C. Resentencing.

         In 2014, following this court's holdings in State v. Null, 836 N.W.2d 41 (Iowa 2013), State v. Pearson, 836 N.W.2d 88 (Iowa 2013), and State v. Ragland, 836 N.W.2d 107 (Iowa 2013), Roby, who was thirty years old, moved to correct an illegal sentence. He argued he was entitled to an individualized review under the principles of those cases. Around the same time, we issued our opinion in Lyle and confirmed juveniles like Roby were entitled to individualized review of their statutorily imposed sentences. 854 N.W.2d at 404. Pursuant to these opinions, the court held a resentencing hearing to correct the statutorily mandated minimum sentence of seventeen and one-half years using the five factors identified in Lyle:

(1) the age of the offender and the features of youthful behavior, such as "immaturity, impetuosity, and failure to appreciate risks and consequences"; (2) the particular "family and home environment" that surround the youth; (3) the circumstances of the particular crime and all circumstances relating to youth that may have played a role in the commission of the crime; (4) the challenges for youthful offenders in navigating through the criminal process; and (5) the possibility of rehabilitation and the capacity for change.

Id. at 404 n.10 (quoting Miller v. Alabama, 567 U.S. 460, ___, 132 S.Ct. 2455, 2468 (2012)). On "considering all the relevant factors and facts of the case, " the district court had to either "resentence [Roby] by imposing a condition that [Roby] be eligible for parole" or, "[i]f the mandatory minimum period of incarceration is warranted, . . . impose the sentence provided for under the statute, as previously imposed." Id.

         Roby presented his prison disciplinary and other prison treatment records. This was the only exhibit. Roby's counsel addressed the Lyle factors by first noting Roby was kicked out of his parents' home, indicating a lack of familial support. Roby's counsel continued, noting Roby had no prior criminal record. She argued Roby had difficulties navigating the criminal justice system as indicated by the interrogation the court ultimately had to suppress. She noted he served two years in the Navy. She argued he had the potential to be rehabilitated based on his prison disciplinary records, which showed most of his violations occurred early on in his incarceration. She also noted he had obtained his GED, taken a college course, been a lead person in the science shop, worked in the kitchen, and tutored other inmates. Finally, Roby's counsel pointed out that Roby had family in Waterloo willing to assist him on release.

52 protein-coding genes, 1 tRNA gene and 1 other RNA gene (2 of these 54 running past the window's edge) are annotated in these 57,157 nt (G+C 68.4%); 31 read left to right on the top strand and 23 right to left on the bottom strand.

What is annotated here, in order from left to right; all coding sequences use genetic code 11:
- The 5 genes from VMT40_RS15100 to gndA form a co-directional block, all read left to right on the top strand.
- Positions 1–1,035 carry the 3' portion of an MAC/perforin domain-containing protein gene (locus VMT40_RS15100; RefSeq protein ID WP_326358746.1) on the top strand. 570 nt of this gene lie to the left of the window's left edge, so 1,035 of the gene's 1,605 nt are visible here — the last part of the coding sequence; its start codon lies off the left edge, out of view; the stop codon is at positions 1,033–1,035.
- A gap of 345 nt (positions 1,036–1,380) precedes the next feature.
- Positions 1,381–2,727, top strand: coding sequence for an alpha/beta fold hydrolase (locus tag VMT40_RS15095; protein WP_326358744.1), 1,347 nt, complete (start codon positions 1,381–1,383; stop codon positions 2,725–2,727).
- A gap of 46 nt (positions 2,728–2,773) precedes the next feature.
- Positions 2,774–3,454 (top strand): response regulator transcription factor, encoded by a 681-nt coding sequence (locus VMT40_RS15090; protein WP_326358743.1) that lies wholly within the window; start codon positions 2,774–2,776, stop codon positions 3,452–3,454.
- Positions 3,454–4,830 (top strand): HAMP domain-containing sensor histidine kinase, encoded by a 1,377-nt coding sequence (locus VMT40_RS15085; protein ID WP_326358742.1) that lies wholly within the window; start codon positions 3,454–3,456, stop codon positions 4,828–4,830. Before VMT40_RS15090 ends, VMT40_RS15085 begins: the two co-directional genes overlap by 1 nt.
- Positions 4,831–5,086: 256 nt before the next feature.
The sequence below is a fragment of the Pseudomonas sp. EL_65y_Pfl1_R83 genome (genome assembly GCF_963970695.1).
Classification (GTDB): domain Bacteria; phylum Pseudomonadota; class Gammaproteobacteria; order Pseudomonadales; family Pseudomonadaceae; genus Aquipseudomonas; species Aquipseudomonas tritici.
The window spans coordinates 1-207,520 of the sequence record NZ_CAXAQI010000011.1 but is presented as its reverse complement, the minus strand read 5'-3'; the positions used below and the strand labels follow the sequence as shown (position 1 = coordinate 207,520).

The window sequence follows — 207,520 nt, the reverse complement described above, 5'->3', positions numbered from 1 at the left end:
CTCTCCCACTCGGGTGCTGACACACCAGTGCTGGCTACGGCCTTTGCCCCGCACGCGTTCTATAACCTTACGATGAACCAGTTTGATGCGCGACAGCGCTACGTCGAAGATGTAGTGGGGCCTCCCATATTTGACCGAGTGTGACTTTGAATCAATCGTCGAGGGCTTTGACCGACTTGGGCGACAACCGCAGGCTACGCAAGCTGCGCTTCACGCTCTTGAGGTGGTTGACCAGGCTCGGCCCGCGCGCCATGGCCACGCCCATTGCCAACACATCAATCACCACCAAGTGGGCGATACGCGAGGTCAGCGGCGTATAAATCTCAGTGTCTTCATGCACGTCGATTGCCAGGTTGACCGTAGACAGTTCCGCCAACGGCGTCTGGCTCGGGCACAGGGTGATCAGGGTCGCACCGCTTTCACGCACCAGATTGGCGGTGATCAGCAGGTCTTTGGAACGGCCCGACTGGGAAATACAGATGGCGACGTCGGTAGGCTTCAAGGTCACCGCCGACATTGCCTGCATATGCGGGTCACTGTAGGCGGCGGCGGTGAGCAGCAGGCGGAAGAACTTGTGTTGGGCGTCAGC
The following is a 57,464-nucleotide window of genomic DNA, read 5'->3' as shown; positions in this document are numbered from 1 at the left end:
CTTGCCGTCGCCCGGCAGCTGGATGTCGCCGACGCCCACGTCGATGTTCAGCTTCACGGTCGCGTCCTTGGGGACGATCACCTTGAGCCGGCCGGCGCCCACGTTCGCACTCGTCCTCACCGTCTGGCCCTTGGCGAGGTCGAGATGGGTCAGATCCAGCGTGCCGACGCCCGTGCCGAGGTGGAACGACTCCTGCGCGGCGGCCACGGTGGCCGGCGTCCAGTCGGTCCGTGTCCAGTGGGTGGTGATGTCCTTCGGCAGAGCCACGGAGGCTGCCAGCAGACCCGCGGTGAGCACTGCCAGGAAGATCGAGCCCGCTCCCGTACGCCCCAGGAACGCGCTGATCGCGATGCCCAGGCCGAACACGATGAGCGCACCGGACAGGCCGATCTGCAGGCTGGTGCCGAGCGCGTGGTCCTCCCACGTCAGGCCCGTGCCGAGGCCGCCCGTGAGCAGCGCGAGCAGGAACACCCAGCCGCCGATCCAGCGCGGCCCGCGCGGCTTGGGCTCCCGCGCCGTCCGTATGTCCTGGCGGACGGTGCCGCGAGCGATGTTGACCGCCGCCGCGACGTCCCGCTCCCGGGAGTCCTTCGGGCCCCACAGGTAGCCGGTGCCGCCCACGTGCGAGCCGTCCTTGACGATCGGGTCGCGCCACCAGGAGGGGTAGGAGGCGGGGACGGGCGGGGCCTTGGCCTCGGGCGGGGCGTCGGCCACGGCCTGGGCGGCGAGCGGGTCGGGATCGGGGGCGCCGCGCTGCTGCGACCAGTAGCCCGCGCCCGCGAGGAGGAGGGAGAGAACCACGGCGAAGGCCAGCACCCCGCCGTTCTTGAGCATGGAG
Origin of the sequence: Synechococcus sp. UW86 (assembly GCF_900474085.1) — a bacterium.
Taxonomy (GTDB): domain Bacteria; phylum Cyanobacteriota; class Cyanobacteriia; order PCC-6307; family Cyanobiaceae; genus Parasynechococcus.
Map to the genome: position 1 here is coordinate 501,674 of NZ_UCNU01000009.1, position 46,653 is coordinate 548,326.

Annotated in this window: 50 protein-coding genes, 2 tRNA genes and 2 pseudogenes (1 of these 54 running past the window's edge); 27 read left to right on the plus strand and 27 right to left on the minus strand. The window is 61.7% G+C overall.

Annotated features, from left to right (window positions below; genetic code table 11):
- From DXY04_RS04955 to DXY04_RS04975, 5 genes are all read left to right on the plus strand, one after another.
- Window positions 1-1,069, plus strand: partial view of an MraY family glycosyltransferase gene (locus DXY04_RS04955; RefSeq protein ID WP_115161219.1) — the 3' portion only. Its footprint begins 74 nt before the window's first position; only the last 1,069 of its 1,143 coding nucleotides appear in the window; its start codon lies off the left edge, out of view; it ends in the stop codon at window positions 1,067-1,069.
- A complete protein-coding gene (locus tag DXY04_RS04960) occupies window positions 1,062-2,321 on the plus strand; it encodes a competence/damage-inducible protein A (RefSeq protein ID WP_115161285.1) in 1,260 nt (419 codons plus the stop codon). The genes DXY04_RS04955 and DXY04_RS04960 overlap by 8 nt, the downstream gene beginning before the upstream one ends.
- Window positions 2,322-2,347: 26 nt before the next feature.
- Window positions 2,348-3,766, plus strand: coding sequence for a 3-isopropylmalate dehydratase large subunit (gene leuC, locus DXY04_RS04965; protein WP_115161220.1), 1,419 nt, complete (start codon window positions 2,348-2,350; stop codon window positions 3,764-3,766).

The State countered that Roby's disciplinary records did not indicate rehabilitation potential because they included an infraction for inappropriately touching female staff. The State also pointed to Roby's failure to obtain sex-offender treatment, which Roby's counsel argued was due to department of corrections backlog and policy not to treat offenders until they are nearing release. The State also argued Roby continued to deny responsibility and blame the victim based on statements he made while being treated for anxiety and sleeplessness. The State concluded as to the first Lyle factor, "It would cut against him because of the multiple acts that were involved in this case." The State continued its arguments on the Lyle factors, noting Roby's home environment was the same as the victim's. As to the circumstances of the crime, the State noted Roby's actions were not sexual exploration, but abuse. As to navigating the criminal process, the State noted Roby had to be taken from the Navy and that he exercised his rights to have the interrogation suppressed. As to rehabilitation, the State again argued Roby failed to take responsibility, as shown by his numerous posttrial appeals and motions.